Making Strides Against Breast Cancer: Survivors share stories

TOPEKA (KSNT) — Over 2,500 Kansans, survivors, fighters, family members, and even neighbors came together by running or walking in the Making Strides Against Breast Cancer annual event — all to raise money for breast cancer research.

Sunday afternoon, KSNT News caught up with a few of those survivors as they shared their stories.

“I met none of the high risk criteria. None. I didn’t have family history, I wasn’t overweight, and I never smoked. I was very healthy,” says seven-year survivor, Penny Jambold.

Penny Jambold, Amy Chandler and Jennifer Kidd are three women who come from different backgrounds, but share similar stories. They are all breast cancer survivors.

“I am happy to say I am breast cancer free today,” says Kidd.

Jennifer Kidd is a mother and teacher in the Auburn-Washburn school district.

A couple of months after having her son, she was diagnosed with late stage two and early stage three breast cancer. One year and a couple of month later, she is breast cancer free.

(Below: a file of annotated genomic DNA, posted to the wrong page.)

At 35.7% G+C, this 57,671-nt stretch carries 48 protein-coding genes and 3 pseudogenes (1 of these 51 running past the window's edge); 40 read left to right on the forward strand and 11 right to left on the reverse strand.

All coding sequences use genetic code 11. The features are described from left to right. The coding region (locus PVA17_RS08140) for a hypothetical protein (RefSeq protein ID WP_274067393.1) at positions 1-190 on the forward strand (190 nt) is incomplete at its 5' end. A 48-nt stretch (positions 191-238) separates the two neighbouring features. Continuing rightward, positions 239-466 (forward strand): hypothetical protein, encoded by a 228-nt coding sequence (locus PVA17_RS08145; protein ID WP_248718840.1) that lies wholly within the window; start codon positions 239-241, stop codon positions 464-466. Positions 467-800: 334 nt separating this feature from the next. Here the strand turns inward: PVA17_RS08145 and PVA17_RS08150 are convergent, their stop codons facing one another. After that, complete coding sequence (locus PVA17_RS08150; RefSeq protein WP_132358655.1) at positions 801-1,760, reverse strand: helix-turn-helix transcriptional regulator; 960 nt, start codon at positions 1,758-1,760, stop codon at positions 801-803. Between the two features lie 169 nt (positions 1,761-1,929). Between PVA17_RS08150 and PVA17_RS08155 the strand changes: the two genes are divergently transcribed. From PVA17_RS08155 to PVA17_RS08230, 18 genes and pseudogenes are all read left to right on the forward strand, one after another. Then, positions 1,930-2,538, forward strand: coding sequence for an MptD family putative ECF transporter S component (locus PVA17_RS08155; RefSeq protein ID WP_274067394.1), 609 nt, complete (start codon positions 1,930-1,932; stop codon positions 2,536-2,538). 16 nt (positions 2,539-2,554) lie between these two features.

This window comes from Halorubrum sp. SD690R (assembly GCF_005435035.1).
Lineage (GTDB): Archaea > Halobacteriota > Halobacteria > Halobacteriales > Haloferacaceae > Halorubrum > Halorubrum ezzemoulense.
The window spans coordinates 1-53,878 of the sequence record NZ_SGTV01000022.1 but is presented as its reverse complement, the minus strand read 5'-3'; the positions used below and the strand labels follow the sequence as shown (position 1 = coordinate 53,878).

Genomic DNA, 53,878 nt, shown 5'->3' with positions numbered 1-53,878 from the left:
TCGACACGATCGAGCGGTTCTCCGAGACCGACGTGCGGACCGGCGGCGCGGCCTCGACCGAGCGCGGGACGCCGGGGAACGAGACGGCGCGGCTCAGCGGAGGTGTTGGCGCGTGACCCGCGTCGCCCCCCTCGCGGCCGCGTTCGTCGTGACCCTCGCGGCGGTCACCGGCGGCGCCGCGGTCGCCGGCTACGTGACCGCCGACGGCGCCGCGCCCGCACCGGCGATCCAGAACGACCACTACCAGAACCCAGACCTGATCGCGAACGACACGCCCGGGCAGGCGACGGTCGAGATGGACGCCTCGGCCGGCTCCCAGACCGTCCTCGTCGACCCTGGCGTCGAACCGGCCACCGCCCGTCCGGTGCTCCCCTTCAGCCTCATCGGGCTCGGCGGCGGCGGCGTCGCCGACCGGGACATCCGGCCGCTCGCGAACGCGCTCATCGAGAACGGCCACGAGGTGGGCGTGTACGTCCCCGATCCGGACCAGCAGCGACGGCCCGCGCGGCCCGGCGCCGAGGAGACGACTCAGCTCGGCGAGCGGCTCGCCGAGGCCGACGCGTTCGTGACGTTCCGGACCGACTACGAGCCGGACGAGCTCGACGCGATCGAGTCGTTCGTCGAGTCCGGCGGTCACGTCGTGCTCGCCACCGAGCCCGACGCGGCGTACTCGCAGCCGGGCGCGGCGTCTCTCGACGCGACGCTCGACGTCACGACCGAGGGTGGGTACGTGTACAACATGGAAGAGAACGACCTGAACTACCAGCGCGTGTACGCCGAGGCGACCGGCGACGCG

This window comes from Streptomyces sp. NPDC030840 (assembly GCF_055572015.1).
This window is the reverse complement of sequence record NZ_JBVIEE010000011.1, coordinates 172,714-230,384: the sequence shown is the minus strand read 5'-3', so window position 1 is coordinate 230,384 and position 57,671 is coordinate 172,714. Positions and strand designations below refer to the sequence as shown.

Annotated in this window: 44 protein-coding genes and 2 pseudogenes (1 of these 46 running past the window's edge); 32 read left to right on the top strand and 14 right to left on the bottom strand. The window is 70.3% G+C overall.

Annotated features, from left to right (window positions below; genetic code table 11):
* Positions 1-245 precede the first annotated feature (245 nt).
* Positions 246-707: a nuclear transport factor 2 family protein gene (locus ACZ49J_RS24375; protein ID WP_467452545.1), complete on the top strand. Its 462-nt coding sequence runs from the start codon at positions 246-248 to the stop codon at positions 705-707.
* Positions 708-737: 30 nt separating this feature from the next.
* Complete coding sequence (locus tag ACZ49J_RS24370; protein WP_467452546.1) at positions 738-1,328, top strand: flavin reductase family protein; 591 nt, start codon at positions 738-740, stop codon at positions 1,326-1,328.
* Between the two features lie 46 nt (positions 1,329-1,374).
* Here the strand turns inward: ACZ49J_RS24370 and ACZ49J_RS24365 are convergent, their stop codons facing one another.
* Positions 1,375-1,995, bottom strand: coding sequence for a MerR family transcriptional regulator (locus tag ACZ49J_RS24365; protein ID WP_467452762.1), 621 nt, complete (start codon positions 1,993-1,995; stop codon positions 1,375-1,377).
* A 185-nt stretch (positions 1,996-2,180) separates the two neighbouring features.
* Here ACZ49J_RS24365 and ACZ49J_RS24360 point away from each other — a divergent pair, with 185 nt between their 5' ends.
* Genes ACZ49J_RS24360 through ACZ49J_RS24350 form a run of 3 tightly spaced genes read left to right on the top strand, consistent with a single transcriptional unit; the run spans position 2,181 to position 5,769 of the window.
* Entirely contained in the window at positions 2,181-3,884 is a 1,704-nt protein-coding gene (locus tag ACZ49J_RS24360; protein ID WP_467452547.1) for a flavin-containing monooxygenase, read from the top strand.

“My tumor was hidden in a milk duct, and so we had just kind of kept note of it,” says Kidd.

Penny Jamvold is a single mother of a 15-year-old son, diagnosed at the early age of 34.

“Thirty-four is way earlier than people normally have a mammogram. I am so thankful my doctor thought she felt something, sent me in and they found it early,” says Jamvold.

The American Breast Cancer Society suggest that women start receiving a mammogram by the age of 40, but that sometimes can be too late. Experts suggest women and men do self and clinical examinations as early as 20-years-old.

It was September 23, 2011 when Amy Chandler received her cancer news. She detected the lump through self-examination and then contacted her doctor.

“You know, I called my mom — that was the next thing. That was the hardest phone call I’ve had to make, and then my journey started,” says Chandler.

Four years later she is completely healed.

Penny, Jennifer and Amy may have won their battle, but there is still many men and women fighting this disease.

The walk will raise money to go toward research and honor those who have battled and are continuing to fight.

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